And that leads to the second point: targeting. These adverts will play to exactly the right people at the right time. There is less risk of wasted adverts, where ads are played to listeners of the wrong age, wrong country or wrong spending power. Platforms such as Acast and Libsyn are even introducing contextual targeting, which uses speech-to-text transcription to help advertisers find not only the right genre of podcasts but the right episodes too. In other words, if the episode has a section about crisps, and you happen to sell a delicious brand of crisps, you’ll be able to get a prime advertising spot.
With programmatic podcast adverts, if you like, you could specifically target men aged 20 to 30 in the UK with Android devices. And if you’re targeting the right person, they are more likely to be open to your message. You could even take this approach further, with specific coupon codes played to different audiences at different times, letting you figure out exactly which demographics are responding to your ads.
Think of traditional podcast ad spots as the scattergun approach of local radio, which play their ads to whoever is listening regardless of their age, interests or gender. Programmatic podcast adverts are more like Instagram or Facebook ads which are shown only to people who are likely to be interested. A little creepy, perhaps, but significantly more effective.
And the disadvantages?
At the moment, the main disadvantage of programmatic advertising in the podcast space is that it’s mostly not fully programmatic. As Marketing Brew explains, many buyers argue that only parts of the process are currently fully automated, leaving it in an awkward middle ground between full automation and human salespeople. On top of this, most programmatic podcast spots are sold on private marketplaces that only certain buyers have access to, rather than open exchanges.
However, this is a shift that will happen naturally if programmatic advertising becomes the favoured medium. A more insurmountable problem with automation is that it takes away the personal touch.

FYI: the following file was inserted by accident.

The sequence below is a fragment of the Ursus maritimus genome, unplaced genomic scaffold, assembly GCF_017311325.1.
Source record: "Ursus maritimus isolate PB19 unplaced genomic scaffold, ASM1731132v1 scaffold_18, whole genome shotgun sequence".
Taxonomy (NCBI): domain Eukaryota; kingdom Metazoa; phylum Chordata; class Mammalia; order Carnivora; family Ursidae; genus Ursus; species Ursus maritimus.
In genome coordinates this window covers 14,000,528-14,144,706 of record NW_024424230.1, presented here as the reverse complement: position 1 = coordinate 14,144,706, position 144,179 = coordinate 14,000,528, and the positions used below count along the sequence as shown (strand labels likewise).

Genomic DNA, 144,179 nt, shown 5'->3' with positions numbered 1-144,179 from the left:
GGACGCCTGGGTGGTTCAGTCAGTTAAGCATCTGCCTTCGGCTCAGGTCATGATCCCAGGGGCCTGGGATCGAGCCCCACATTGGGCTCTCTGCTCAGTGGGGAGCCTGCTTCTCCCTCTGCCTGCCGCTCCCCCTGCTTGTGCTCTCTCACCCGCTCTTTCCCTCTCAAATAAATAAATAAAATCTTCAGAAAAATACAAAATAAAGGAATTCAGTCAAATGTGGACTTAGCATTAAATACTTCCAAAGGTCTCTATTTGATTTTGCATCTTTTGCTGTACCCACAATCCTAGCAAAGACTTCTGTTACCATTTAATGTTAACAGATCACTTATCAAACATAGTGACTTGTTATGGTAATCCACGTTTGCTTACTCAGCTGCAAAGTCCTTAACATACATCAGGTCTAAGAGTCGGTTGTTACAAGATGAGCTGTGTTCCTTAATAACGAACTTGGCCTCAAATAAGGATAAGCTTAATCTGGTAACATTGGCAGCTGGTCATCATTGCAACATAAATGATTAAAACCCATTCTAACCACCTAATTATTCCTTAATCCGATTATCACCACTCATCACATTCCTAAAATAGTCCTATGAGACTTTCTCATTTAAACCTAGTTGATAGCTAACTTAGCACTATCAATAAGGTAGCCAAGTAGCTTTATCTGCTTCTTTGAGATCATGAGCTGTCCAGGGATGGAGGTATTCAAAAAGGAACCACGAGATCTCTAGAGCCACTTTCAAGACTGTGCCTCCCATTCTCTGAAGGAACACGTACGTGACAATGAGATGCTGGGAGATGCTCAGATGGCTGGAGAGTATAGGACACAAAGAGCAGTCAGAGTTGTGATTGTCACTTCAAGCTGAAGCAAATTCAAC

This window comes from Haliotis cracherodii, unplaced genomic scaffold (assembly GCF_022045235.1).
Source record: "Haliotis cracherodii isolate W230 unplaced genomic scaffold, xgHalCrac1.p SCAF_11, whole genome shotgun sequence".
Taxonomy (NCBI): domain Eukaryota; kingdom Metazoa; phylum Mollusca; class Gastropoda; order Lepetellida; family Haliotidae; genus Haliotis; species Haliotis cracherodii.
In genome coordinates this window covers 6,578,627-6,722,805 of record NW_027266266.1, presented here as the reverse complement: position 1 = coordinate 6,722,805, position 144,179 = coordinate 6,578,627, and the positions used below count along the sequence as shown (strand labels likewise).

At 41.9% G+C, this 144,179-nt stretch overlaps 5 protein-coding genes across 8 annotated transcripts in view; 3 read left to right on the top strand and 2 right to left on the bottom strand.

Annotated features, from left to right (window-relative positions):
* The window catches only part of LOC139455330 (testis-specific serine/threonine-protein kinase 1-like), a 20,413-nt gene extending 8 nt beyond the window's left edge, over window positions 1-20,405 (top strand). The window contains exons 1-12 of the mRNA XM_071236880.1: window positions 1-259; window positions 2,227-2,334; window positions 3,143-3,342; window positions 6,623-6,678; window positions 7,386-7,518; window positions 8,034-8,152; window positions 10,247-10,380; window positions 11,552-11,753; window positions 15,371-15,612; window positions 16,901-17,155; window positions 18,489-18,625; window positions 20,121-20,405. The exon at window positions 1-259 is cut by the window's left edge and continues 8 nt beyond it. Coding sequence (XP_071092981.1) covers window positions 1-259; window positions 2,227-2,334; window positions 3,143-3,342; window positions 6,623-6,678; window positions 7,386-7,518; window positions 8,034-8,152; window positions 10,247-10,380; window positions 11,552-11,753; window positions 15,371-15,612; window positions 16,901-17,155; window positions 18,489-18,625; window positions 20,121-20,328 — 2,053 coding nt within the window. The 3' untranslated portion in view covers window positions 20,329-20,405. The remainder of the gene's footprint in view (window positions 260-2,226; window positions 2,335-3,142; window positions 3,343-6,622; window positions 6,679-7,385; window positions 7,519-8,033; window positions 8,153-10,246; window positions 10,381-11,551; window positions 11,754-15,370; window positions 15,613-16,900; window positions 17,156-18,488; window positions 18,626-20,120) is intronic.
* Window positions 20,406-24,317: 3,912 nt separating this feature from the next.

Many brands swear by the effectiveness of a host-read advert, which not only maintains the flow of the podcast by not changing voices in a jarring manner but feels more trustworthy because of the relationship the listener has with the presenter. It also allows a lot more personality, as you’re effectively hiring the host to put their own spin on a product or service.
Because of their automated nature, programmatic podcast adverts can’t offer this personal touch, and as a result, some hosts and advertisers prefer to stick to the tried-and-tested methods of reaching listeners with tailored ad reads. Larger-scale ad buys and more customised ad formats are also typically not offered through programmatic channels.
There are also some challenges around analytics and post-run reporting for programmatic campaigns, which tend not to be as robust or detailed as reports from campaigns that are bought directly from a platform, network or publisher.
How to run your first programmatic podcast ad campaign
If you’re interested in dipping your toe in the programmatic podcast ad market, it’s relatively easy to do so; the first thing you’ll need to do is script and record an ad spot, if you don’t already have one. These should be 30-60 seconds long, with a clear call to action in order to drive the best results.
Once you’ve got your ad, platforms like Spotify and Acast offer self-service tools that allow you to set up programmatic podcast campaigns in a similar way to platforms like Facebook, with a budget of as little as $250 for Acast, or $500 for Spotify. Once you’ve registered for an account with your company details, you can start running ads against your target audience, with set goals for impressions.
These platforms make it easier for smaller advertisers to access programmatic channels, as well as for larger organisations that perhaps haven’t yet invested in podcast advertising to launch small-scale pilot projects and assess the performance.
What does the future hold for programmatic advertising with podcasts?
In the short term, the aim is simply for programmatic advertising to get a bigger foothold in the world of podcasting. It remains a small part of the industry, accounting for just 1.7% of total US revenues in 2021, according to the IAB.
This kind of fine-grain relevance could help programmatic advertising in podcasts reach the same ubiquity as the likes of Google AdX – but we’re a long way from that just yet.